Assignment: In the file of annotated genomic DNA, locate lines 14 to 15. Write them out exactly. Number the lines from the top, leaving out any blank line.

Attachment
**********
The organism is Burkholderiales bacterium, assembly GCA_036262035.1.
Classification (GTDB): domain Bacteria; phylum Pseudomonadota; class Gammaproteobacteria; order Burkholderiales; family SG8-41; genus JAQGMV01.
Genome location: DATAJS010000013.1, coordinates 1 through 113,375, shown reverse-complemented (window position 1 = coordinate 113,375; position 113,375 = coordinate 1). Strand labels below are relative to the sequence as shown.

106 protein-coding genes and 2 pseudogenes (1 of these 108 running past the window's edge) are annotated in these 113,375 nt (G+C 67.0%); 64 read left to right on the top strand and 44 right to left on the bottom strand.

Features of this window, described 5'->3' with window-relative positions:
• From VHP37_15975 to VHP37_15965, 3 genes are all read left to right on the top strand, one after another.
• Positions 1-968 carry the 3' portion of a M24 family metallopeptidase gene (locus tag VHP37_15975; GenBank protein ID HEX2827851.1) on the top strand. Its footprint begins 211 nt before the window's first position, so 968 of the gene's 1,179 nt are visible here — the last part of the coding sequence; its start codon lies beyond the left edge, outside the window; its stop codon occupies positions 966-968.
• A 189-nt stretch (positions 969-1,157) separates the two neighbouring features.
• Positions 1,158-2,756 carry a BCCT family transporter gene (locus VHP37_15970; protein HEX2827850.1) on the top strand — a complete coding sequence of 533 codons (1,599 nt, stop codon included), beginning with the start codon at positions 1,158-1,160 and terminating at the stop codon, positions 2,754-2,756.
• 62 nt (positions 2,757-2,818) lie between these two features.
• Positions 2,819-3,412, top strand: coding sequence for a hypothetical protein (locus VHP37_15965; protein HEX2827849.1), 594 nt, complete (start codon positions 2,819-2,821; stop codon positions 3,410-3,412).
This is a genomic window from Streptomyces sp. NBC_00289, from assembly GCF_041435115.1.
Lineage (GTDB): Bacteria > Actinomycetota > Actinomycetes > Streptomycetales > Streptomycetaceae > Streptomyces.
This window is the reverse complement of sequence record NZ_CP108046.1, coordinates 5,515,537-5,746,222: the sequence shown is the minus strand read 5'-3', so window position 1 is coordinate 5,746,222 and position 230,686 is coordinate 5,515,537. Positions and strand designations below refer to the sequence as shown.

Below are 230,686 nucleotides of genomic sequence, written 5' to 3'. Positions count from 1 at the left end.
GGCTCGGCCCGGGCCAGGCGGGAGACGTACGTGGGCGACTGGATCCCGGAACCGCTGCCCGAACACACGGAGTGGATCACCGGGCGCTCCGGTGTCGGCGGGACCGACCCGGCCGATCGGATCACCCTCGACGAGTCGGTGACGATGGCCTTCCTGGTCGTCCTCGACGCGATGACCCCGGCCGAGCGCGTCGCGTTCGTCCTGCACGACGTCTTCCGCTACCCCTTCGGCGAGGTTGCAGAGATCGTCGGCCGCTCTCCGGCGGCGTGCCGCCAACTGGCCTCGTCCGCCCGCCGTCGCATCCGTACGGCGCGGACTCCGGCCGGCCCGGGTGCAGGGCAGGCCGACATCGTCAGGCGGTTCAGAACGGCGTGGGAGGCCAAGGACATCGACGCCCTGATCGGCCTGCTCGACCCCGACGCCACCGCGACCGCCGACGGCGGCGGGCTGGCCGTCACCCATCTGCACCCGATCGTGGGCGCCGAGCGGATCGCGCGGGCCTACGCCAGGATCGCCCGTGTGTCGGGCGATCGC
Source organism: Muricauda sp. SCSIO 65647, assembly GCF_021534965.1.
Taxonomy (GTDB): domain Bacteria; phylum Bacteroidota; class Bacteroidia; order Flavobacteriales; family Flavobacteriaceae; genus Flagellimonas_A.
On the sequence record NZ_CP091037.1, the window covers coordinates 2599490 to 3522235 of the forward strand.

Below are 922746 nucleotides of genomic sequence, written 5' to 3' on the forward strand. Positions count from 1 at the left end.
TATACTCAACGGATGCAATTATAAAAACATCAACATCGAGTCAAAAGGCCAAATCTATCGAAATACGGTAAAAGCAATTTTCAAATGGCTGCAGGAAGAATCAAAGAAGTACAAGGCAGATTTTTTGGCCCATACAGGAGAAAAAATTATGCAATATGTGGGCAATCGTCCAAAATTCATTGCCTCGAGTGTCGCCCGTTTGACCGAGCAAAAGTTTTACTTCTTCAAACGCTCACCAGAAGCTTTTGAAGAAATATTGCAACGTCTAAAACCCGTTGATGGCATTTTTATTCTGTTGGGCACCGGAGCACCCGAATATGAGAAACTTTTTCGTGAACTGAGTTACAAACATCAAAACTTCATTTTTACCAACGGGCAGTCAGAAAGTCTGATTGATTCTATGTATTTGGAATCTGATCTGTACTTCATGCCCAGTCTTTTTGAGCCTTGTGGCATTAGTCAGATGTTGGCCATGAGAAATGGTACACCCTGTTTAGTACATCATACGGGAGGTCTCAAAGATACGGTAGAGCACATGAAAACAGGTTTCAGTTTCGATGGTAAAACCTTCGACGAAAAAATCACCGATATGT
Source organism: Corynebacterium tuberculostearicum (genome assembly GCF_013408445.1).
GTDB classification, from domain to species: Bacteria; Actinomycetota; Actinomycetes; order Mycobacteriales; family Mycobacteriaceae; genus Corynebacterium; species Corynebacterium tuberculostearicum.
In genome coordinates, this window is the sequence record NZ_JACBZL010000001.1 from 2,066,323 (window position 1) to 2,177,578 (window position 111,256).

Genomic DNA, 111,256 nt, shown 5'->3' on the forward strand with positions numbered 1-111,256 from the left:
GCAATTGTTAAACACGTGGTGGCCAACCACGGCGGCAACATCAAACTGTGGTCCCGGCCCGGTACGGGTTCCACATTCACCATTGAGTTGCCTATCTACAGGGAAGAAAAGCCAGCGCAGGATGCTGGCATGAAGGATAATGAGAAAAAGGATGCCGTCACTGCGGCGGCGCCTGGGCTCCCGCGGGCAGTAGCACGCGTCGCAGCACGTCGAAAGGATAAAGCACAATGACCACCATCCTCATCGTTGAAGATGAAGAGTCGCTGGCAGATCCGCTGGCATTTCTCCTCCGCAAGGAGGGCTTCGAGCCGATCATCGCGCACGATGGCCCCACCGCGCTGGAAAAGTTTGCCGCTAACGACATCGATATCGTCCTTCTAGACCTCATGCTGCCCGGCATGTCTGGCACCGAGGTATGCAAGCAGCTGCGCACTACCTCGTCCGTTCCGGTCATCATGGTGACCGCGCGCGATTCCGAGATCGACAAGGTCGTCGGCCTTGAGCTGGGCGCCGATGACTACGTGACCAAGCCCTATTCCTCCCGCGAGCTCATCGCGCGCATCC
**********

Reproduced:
This window is the reverse complement of sequence record NZ_CP108046.1, coordinates 5,515,537-5,746,222: the sequence shown is the minus strand read 5'-3', so window position 1 is coordinate 5,746,222 and position 230,686 is coordinate 5,515,537. Positions and strand designations below refer to the sequence as shown.

Below are 230,686 nucleotides of genomic sequence, written 5' to 3'. Positions count from 1 at the left end.